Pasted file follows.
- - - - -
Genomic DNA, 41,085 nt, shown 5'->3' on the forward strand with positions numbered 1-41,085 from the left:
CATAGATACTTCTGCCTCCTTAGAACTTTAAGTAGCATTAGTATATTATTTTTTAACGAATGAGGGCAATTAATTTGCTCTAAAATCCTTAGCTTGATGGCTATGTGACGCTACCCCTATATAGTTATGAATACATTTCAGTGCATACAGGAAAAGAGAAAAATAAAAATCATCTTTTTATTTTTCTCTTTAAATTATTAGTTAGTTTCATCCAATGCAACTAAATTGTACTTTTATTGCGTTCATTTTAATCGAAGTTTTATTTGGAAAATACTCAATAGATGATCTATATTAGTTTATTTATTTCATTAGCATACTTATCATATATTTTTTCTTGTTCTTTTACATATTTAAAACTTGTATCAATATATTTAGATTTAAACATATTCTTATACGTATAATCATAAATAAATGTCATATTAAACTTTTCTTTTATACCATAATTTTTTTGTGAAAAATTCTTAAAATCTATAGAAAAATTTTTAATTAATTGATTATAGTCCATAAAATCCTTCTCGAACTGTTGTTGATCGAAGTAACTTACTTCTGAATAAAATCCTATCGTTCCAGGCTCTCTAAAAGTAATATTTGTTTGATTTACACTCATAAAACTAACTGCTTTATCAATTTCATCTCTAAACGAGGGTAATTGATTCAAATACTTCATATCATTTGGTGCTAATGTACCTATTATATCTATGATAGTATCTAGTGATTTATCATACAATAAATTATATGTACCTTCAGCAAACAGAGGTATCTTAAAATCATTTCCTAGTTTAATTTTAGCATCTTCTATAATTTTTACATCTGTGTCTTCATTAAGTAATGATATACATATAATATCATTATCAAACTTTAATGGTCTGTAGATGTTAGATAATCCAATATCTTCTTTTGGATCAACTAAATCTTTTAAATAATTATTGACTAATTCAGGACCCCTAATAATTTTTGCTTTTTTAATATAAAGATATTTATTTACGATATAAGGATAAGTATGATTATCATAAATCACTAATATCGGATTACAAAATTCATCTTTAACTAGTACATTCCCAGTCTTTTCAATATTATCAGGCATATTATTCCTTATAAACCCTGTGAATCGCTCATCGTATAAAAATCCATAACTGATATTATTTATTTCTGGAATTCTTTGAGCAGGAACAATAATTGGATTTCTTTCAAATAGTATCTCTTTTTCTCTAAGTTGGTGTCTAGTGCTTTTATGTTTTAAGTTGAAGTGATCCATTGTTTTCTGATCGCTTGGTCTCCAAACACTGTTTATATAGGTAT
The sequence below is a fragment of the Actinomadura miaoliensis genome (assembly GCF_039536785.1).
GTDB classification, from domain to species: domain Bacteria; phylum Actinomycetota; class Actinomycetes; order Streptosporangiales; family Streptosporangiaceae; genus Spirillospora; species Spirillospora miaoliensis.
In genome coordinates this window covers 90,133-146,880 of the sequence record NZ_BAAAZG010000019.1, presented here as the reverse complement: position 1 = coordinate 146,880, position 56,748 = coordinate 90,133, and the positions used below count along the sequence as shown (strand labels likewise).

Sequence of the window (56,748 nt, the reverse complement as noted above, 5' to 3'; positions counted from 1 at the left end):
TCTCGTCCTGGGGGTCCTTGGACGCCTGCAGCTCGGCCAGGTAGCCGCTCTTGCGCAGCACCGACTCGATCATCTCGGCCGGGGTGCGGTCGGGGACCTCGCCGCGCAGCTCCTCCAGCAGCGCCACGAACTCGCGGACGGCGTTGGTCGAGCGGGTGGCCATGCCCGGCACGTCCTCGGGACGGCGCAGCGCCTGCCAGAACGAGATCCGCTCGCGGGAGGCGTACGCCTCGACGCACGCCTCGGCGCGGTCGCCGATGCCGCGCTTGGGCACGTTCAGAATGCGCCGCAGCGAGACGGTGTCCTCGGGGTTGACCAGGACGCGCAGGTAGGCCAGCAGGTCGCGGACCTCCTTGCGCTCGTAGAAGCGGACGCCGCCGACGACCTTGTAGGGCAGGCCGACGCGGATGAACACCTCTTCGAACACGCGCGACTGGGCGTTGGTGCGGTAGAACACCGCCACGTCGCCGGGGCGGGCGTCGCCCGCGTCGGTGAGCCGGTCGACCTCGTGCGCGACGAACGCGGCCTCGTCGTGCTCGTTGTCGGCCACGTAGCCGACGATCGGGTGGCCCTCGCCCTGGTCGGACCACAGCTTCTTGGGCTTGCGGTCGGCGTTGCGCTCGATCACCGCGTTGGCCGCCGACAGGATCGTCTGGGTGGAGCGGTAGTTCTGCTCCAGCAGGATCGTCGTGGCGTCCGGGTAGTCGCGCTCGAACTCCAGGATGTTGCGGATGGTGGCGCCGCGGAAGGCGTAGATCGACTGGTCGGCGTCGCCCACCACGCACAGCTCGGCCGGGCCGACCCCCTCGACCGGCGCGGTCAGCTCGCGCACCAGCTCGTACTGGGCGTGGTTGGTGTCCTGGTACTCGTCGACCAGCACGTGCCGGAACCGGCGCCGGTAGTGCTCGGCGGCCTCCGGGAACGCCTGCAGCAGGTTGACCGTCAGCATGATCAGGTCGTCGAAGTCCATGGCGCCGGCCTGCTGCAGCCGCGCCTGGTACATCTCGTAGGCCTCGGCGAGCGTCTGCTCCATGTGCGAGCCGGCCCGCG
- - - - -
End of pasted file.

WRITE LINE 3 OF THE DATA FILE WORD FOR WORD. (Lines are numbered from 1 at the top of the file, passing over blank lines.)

The sequence below is a fragment of the Actinomadura miaoliensis genome (assembly GCF_039536785.1).